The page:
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The Australian negative gearing tax concession and housing affordability (Part 1)


Oscar Han

By

September 6th, 2014


Oscar Han examines whether the tax concession has decreased housing affordability.


In Part 1 of 2, Oscar examines the effect of the tax concession on the housing supply.

Housing affordability in Australia

Home ownership is a cornerstone of personal wellbeing.[1] In fact, general and mental health is positively related to both home ownership and housing tenure.[2] Moreover, article 11 of the ICESCR,[3] to which Australia is a signatory, recognises a right to adequate housing. Discouragingly, however, the rate of home ownership in Australia has not increased since 1961 and,[4] in 2013, Australia’s median-house-price-to-income ratio for metropolitan housing was among the world’s highest at 5.8.[5]

In Australia, one particular policy often perceived to have decreased housing affordability substantially is the tax concession conferred upon holders of ‘negatively geared’ property. Is this perception true?

Negative gearing defined

Negative gearing (NG) occurs where an investor borrows funds to purchase an income-bearing asset and incurs a net loss with respect to that asset. A negatively geared rental property, then, is purchased with borrowed funds and yields a net rental income that falls short of the interest on the borrowings: there arises a net loss equal to the difference between the interest payments made and rental income received.[6]

Australia’s negative gearing tax concession

Section 8-1 of Australia’s federal income taxation legislation allows one to deduct losses or expenses incurred in producing assessable income.[7] Hence, this provision is so broad as to allow negatively geared property investors to deduct their net rental losses from their total assessable income.[8]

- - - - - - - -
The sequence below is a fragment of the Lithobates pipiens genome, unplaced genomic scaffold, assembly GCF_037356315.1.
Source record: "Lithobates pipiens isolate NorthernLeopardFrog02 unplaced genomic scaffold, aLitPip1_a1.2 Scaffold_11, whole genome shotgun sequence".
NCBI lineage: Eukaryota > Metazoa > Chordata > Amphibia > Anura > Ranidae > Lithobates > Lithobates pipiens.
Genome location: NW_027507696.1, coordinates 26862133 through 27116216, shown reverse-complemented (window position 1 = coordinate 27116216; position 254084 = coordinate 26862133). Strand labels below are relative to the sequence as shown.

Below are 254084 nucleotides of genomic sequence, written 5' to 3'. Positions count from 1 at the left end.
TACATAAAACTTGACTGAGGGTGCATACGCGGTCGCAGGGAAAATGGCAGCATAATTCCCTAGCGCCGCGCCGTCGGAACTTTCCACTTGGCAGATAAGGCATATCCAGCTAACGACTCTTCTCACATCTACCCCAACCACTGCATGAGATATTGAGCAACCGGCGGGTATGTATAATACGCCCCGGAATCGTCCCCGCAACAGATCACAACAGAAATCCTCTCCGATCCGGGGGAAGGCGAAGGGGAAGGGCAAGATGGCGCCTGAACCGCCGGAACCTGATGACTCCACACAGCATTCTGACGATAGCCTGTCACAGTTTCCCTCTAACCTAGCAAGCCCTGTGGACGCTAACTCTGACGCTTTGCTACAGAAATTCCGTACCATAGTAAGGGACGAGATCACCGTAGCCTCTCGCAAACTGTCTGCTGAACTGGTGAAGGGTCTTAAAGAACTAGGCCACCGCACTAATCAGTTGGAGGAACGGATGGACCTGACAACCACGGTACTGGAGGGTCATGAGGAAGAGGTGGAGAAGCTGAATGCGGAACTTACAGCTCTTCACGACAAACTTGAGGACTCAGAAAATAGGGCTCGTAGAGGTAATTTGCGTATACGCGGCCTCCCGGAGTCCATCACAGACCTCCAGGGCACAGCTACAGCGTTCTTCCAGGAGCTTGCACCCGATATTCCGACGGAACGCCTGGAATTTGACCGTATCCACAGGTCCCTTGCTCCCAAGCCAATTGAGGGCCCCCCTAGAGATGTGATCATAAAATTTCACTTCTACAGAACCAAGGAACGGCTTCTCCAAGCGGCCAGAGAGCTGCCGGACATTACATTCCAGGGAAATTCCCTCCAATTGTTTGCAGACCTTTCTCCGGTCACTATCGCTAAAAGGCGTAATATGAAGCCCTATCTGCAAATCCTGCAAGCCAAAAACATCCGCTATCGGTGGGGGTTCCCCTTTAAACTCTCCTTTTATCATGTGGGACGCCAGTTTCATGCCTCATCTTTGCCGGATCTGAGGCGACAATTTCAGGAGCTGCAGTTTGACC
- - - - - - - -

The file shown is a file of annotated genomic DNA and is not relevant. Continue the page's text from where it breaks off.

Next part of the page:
Evaluating the NG tax concession

Given that Australia is one of the few nations to confer generous tax concessions upon property investors,[9] one might assume that the NG tax concession is a significant cause of reduced housing affordability in Australia. Indeed, certain mass media outlets strive to validate this assumption. For them, the argument of choice is that the NG tax concession promotes NG which increases investor demand for property and, in turn, reduces the supply of purchasable housing.[10] Is the argument empirically supported? To answer this, it is necessary to examine the effects of the NG tax concession on three facets of real housing affordability in Australia: the supply of housing, house prices and income inequality.

Has the NG tax concession decreased the supply of housing?

The NG tax concession certainly has not increased the supply of housing.[11] As at February 2014, 91% of negatively geared property investors purchased existing dwellings rather than constructing new dwellings:[12] undoubtedly, to buy an existing dwelling rather than construct a new one is cheaper, more convenient and allows for investors to receive rental income immediately. Moreover, the rate of population growth has exceeded the rate of housing construction since 2001.[13] Thus it is clear that the NG tax concession has not increased the supply of housing, at least relative to the growing population.

Indeed, Eslake observes that the increased incidence of NG has actually reduced the supply of housing, in reducing rental vacancy rates from approximately 5% to less than 2% over the past 30 years.[14] He contrasts Australia’s reduced rental vacancy rates with the higher rental vacancy rates in other advanced economies, where NG tax concessions are either partially or wholly restricted, and contends that the NG tax concession in Australia has reduced the supply of housing.[15]